The Performance Trap: Where Do We Find True Significance


The staff and students were playing basketball at the Colvin center on a Friday afternoon. Jen and I had just moved to Stillwater and began our first week on campus. We had shared the vision of Cru during follow-up appointments, we had executed our first Cru meeting, we had passed out hundreds of flyers. On Friday afternoon, it was time to connect with the new staff and students I had met by playing some basketball.

It was at this point that I heard five words that would drastically change my life over the next five years.

Understanding this concept has changed my walk with God, my time in the Word, my desire to connect and serve my family, and how I meet with and lead students.

As we were shooting for teams, Dan Boone, our team leader said, “Ben, you are a workaholic.”

I think my response was something along the lines of “Okay, sure, you have just met me and are going to call me a workaholic after one week. Great!”

Dan then went on to explain he was a recovering workaholic and that performing for others at work had caused him to have regrets about the way he invested his time in his thirties. He then kindly said, “I don’t want the same thing for you.”

This was the beginning of a journey that will ultimately last the rest of my life.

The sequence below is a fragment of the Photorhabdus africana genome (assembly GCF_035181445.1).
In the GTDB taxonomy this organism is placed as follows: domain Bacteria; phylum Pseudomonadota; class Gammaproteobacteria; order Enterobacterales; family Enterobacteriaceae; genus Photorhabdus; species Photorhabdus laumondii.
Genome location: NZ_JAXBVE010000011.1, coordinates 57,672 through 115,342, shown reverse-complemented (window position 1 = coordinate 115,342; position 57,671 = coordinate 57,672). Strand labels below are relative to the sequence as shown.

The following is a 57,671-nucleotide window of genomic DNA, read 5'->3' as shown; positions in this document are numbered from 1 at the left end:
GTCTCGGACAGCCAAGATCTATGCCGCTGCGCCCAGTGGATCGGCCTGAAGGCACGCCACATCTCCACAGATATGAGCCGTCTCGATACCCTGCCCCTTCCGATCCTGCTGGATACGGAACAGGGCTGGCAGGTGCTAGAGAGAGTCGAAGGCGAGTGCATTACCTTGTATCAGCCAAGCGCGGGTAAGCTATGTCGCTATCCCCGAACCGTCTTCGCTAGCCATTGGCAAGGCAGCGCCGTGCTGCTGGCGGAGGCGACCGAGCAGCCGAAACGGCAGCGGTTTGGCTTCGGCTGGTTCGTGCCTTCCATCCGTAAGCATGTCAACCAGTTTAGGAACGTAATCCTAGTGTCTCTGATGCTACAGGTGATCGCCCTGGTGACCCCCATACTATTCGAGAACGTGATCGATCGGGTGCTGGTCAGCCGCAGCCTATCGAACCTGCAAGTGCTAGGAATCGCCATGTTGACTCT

Figuring out what the Performance Trap is and how to avoid frequently stepping in the trap has been one of the most meaningful things I have learned over the past year. Dan and I have been meeting each week processing this together. Understanding this concept has changed my walk with God, my time in the Word, my desire to connect and serve my family, and how I meet with and lead students.

Here is a diagram that explains the essential ideas of the Performance Trap.



A few observations help explain this diagram.

1. God’s Character

To avoid the trap, we have to rightly understand who God is. When we perform, we are trying to manufacture significance. To counter that, we must understand that our significance, in reality, is rooted in Gods deep love for us as a creation of His. God loves us for who we are, humans made in His image, and not what we do to perform for Him.

2. Our Attitude

We should love God, no matter what he seemingly does or does not do for us. I immediately think of Israel wandering in the desert and remind myself that I too have a hard time expressing love to God when I am not sure what He is doing. Then, when God blesses me, nothing but positive and thankful thoughts come to mind. The reality is that we are to reflect God’s character back to Him, by loving God not based on what He does for us.

3. How We Treat Others

When we are honest about the depths of our heart, we really like to make people earn our love, time and attention. We have to be careful about this. Applying this is tough, but the value you give to others is worth it. When we can get to a spot in a relationship where we aren’t making people jump through our created hurdles, people feel the value they have as God’s creation.

Understanding the performance trap has crucial for me and my growth. We are significant to God based on His love for us as His creation, not because of how we perform. I hope that by consistently reflecting on this and then sharing it with people in your circle of influence, you will benefit from the depth this concept has. I know I certainly have.



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